Meerim Bolotbaeva: Our clients are people living with HIV, TB patients,drug users, LGBT people, sex workers. People who need a lot of support, prevention, care, psychological, social and financial aid. People who need us to be present. Photo: Private archive

Bishkek and other districts of the Kyrgyz Republic are under emergency state since the end of March 2020 due to the Covid19 pandemic. This means a strict restriction of movement and self-isolation, necessary to stop the spread of the new coronavirus. But for the UNDP/Global Fund Project and its partners, it’s a real obstacle to continue helping their clients: patients with TB, people living with HIV, and key groups of the population. Meerim Bolotbaeva from the UNDP/Global Fund Project conducted a survey among partners to know how this situation impacted their work and shares the results in this blog:

We at the UNDP/Global Fund Project, together with our partners, work with the most vulnerable groups of the population to prevent and treat diseases. Our clients are people living with HIV, TB patients,drug users, LGBT people, sex workers. People who need a lot of support, prevention, care, psychological, social and financial aid. People who need us to be present.

And the main part of this job requires continuous permanent contact with these clients – to have them tested, provide new sanitary equipment, conduct prevention trainings and one-on-one consultations… So how do we make sure this doesn’t collapse during the emergency state? How can we make sure that these populations, who are already vulnerable, who have a weak immune system, continue to be protected in the face of a new global pandemic? This is the most important time to be there for them, but we can’t be there physically.

Our project conducted a survey among partner NGOs and organizations at the beginning of the state of emergency in April, to know how their work was impacted by this new, unexpected situation. What marked me the most was when our partners pointed out that a lot of our clients didn’t even have a passport, which is necessary to go outside under the emergency state. Can you image how difficult the situation is on these people? Especially considering level of stigma and discrimination by law-enforcement structures towards key population such as drug users, SWs and ex-inmates.

We have among our clients many people living in very difficult financial conditions. Some of these are people who have been sick for years and unable to work. Some of these are people who have been abandoned by their family because of their disease or sexual orientation. Some of these are people who were just released from prison and have nowhere to go. Some of these are people who have nothing to eat for tomorrow.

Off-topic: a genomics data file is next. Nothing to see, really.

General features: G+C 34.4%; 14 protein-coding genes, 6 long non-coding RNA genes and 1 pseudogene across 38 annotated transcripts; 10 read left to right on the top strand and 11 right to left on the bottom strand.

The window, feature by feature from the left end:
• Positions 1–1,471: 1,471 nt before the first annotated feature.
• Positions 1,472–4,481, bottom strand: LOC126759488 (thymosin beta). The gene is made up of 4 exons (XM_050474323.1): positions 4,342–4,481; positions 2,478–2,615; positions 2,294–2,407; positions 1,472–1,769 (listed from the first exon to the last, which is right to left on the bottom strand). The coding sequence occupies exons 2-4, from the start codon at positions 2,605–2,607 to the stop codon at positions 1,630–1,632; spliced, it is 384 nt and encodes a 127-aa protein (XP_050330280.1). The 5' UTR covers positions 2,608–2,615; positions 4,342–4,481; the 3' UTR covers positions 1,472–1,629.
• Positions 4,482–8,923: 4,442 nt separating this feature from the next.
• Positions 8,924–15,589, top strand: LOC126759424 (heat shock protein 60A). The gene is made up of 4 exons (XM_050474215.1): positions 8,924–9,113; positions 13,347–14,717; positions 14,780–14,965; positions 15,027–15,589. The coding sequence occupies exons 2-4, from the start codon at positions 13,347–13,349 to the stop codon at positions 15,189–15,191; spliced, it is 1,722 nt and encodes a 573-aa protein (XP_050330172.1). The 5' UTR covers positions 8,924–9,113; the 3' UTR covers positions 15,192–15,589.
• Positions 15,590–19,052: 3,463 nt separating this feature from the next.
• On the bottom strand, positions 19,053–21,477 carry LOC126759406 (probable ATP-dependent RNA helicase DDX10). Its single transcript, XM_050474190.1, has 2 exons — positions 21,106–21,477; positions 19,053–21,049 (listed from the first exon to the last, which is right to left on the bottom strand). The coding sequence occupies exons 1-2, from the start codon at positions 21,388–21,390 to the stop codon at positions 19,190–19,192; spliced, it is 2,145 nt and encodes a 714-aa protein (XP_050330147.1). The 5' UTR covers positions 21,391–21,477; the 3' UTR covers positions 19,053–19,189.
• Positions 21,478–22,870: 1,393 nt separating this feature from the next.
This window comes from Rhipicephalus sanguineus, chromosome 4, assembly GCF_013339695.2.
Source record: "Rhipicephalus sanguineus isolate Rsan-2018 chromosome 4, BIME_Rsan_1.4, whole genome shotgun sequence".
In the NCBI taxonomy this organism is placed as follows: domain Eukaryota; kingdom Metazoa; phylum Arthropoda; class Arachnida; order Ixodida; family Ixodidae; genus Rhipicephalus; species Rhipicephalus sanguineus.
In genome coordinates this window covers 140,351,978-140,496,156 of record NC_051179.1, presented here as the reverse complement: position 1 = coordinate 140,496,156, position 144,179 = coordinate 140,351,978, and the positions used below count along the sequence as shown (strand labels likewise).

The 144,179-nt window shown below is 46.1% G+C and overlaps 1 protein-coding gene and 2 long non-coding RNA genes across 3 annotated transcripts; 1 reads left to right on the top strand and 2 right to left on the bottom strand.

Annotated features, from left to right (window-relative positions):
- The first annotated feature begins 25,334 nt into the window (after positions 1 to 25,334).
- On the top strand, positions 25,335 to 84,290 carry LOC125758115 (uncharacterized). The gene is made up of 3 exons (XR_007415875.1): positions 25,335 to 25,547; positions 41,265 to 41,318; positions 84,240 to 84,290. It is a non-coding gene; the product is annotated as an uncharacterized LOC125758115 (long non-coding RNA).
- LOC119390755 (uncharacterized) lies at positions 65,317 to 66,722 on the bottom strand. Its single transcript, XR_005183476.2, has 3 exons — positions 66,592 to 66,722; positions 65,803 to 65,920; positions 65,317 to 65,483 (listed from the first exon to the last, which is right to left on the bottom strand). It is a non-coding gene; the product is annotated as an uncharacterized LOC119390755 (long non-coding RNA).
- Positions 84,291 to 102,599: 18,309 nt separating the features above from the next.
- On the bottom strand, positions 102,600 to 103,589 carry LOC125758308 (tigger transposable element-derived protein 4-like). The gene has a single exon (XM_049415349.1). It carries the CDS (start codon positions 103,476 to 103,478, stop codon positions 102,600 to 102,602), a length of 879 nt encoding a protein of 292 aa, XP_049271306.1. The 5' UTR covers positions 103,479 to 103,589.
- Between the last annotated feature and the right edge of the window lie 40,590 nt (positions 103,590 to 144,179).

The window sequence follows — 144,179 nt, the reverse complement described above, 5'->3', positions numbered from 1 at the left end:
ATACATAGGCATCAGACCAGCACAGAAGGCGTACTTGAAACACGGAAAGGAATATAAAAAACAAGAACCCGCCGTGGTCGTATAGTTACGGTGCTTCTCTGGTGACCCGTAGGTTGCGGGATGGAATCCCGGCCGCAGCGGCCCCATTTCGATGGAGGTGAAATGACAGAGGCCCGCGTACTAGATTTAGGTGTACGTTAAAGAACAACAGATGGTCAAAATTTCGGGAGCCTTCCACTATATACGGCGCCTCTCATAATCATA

Due to the state of emergency, our clients have difficulties going to the health facilities to receive consultations, diagnosis or their daily treatment. They have even more difficult financial problems and do not know whom to turn to. This, and their chronic illness, make them so much more vulnerable than others to COVID-19.

We continue to do everything we can to help them, provide timely prevention, diagnosis and treatment. But of course this has become more difficult under the emergency state and the pandemic. 53% of our partners said that they had a decrease related to coverage of their activities. Unfortunately, they are able to help less people than before. 34% said they could not go to their office, and 31% said they had problems with communication.

Of course we are doing everything we can to overcome these obstacles. But I think that the Covid19 pandemic will teach us to rethink our work models. There are many positive lessons to take from this situation: concentrate on local solutions, call for solidarity and fundraising, and restructure our work. We need to think about innovative methods of prevention, treatment and consultation. Going to a health clinic every day is a real burden in an ordinary life, and becomes impossible in this situation. This is the best time to think about the future. We need to use digital solutions like video observed treatment more often. We need to trust patients and communicate with them via our smartphones or online platforms. We need to build sustainable at-home treatment delivery systems. And we need to ensure comfortable working conditions for outreach workers and peer consultants. COVID-19 is forcing us to change. So let’s change for the best and on the long term.    

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